Many in the media were more than happy to accept my pitch calls when I worked for the faith-based organization, but the same was not true when I worked for a labor union. The quest for media attention that was fair and balanced became more difficult and my approach and style changed from being light-hearted to being more direct with the labor union.

        I didn’t realize the impact those experiences had on how I thought about my leadership until much later in my career.

        Advertising

        In my early experience, it was not uncommon for team members to have direct, brash and tough conversations with one another as a matter of course. It was the norm, not the exception. I learned to challenge people, boldly state my desires and preferences, and give tough feedback, but I didn’t account for the actions of others fit for me, as a black woman. I didn’t account for gender biases and racial biases.

        What worked well for my white male bosses, did not work well for me as an African American woman. People experienced my directness as being rude and insensitive. While I needed to be more forceful in advancing the organization’s agenda when I worked for labor, that style did not bode well for faith-based social justice organizations who wanted to use the love of Christ to challenge injustice.

        Whereas I received feedback that I needed to develop more gravitas in the workplace when I worked for labor, when I worked for other organizations after the labor union, I was often told to dial it back. This taught me two important lessons about leadership:

        1. Context Matters

        Your leadership style must adjust to each workplace you are employed. The challenges and norms of an organization will shape your leadership style significantly.

        2. Not All Leadership Styles Are Appropriate for the Teams You’re Leading

        When I worked on political campaigns, we worked nonstop. We started at dawn and worked late into the evening. I couldn’t expect that level of round-the-clock work for people at the average nonprofit. Not only couldn’t I expect it, it was actually unhealthy. My habit of consistently waking up at 4 am to work was profoundly unhealthy for me and harmful for the teams I was leading.

        As life coach and spiritual healer Iyanla Vanzant has said,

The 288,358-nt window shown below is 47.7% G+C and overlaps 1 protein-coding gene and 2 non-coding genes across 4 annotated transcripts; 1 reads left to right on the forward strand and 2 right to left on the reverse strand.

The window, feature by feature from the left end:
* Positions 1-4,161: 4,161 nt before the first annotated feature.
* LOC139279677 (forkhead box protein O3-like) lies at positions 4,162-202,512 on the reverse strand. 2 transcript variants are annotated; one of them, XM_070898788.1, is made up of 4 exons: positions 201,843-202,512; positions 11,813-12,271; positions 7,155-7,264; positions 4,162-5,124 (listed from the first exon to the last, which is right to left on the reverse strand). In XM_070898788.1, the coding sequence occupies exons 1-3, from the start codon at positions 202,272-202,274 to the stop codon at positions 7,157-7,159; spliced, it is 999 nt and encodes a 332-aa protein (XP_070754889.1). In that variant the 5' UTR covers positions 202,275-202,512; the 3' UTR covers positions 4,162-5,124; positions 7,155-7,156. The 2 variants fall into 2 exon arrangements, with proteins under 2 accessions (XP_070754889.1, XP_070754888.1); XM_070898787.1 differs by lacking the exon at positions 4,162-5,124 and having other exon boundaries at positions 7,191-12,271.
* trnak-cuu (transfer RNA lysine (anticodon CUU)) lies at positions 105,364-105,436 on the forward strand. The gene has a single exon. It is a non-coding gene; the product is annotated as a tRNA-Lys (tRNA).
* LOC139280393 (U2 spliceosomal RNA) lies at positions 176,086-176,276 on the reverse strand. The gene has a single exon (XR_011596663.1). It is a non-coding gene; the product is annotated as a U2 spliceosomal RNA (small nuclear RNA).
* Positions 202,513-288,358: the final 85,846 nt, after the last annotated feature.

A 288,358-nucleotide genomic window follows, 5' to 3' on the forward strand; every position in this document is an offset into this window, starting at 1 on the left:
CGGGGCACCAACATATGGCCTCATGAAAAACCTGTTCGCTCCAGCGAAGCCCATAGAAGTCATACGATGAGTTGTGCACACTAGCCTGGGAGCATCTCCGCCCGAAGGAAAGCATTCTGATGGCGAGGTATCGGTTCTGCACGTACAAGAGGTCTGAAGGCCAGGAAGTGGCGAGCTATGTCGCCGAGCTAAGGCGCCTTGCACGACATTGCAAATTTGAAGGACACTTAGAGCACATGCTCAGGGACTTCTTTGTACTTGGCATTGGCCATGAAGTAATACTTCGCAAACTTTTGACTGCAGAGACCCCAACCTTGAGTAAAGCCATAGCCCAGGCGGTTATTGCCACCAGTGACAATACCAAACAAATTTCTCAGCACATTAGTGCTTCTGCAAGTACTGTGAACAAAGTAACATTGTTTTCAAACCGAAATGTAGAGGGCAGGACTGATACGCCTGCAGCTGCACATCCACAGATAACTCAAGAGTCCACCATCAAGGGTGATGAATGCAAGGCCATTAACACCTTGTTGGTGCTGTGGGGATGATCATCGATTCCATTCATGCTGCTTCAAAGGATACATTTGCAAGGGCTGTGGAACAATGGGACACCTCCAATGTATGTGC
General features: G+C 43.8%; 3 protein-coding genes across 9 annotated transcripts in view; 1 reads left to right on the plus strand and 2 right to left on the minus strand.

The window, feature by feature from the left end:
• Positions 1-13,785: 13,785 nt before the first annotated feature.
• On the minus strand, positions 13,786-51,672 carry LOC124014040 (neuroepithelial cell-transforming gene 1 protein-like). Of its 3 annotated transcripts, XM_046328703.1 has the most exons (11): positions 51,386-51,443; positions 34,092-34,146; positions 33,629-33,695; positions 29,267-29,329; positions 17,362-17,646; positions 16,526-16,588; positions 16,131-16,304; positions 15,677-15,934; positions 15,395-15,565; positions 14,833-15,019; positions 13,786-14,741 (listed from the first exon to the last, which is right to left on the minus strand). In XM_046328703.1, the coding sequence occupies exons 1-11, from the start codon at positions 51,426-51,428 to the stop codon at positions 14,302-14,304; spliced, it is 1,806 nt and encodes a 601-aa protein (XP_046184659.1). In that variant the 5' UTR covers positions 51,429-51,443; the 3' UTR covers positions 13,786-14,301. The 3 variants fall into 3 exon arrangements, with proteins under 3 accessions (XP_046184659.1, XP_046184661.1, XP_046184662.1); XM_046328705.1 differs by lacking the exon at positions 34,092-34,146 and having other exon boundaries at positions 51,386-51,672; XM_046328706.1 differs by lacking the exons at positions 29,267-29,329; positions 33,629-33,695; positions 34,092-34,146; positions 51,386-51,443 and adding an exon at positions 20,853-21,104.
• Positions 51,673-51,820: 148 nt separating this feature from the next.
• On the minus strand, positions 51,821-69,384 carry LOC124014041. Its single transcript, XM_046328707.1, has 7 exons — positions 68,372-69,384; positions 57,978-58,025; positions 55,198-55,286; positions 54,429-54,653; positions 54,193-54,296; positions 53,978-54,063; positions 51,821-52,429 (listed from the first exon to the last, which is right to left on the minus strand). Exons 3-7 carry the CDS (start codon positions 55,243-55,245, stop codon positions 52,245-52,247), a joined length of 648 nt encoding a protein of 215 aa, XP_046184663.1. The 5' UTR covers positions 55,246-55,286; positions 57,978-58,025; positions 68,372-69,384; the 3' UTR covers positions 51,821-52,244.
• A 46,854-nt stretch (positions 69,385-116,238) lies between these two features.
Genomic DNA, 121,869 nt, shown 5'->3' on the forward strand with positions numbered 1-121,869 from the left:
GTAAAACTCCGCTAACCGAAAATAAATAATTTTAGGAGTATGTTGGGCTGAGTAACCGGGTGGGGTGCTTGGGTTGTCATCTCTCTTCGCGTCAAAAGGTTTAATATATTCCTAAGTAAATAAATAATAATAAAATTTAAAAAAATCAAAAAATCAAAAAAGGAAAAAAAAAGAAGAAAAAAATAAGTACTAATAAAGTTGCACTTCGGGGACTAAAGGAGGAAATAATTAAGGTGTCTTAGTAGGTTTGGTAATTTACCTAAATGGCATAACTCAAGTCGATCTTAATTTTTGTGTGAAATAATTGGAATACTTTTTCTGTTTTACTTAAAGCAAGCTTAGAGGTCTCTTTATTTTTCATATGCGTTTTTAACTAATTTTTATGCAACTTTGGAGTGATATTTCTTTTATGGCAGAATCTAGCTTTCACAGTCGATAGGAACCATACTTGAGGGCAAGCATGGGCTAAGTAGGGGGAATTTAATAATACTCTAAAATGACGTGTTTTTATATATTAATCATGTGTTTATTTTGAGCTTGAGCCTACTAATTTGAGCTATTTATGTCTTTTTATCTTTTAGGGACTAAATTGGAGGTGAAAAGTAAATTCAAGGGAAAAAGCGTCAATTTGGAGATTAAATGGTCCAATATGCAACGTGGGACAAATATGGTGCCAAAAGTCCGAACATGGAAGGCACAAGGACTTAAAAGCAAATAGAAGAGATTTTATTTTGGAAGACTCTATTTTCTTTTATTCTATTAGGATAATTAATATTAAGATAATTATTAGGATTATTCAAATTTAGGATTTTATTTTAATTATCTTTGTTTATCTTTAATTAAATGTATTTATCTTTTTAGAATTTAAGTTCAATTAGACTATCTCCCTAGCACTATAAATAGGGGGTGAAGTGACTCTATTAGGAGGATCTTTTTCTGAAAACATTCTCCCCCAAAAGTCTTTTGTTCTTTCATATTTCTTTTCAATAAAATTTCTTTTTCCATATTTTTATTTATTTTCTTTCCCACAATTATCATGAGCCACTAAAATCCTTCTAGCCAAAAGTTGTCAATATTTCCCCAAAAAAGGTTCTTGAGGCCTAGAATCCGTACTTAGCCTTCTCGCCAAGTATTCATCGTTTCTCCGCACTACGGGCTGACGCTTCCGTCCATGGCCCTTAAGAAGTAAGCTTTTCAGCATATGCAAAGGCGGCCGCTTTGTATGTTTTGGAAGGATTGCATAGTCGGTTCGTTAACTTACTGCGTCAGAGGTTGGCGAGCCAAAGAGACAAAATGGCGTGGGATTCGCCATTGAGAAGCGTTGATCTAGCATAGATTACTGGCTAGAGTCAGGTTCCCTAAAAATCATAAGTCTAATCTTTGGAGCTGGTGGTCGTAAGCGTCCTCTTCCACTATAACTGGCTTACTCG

“We learn a lot from what is seen, sensed and shared.”

        The message I was sending to my team was ‘I will value you if you work the way that I work, and if you respond to my 4 am, 5 am and 6 am emails.’ I was essentially telling my employees that I expect you to follow my process and practice.

        Advertising

        As I advanced in my career and began managing more people, I questioned everything I thought I knew about leadership. It was tough. What worked for me in one professional setting did not work in other settings. What worked at one phase of my life didn’t necessarily serve me at later stages.

        When I began managing millennials, I learned that while committed to the work, they had active interests and passions outside of the office. They were not willing to abandon their lives and happiness for the work, regardless of how fulfilling it might have been.

        The Way Forward

        To be an effective leader, you must know yourself incredibly well. You must be self-reflective and also receptive to feedback.

        As fellow Lifehack contributor Mike Bundrant wrote in the article 10 Essential Leadership Qualities That Make a Great Leader:

        “Those who lead must understand human nature, and they start by fully understanding themselves…They know their strengths, and are equally aware of their weaknesses and thus understand the need for team work and the sharing of responsibility.”

        The way to determine your leadership style is to get to know yourself and to be mindful of the feedback you receive from others. Think about the leadership lessons that were seen, sensed and shared in your family of origin. Then think about what feels right for you. Where do you gravitate and what do you tend to avoid in the context of leadership styles?

        If you are really stuck, think about using a personality assessment to shed light on your work patterns and preferences.

        Finally, the path for determining your leadership style is to think about not only what you need, or what your company values, but also what your team needs. They will give you cues on what works for them and you need to respond accordingly.

        Leadership requires flexibility and attentiveness. Contrary to unrealistic notions of leadership, being a leader is less about being served and more about being of service.

        More Leadership Tips

        Featured photo credit: Unsplash via unsplash.com

        Read Next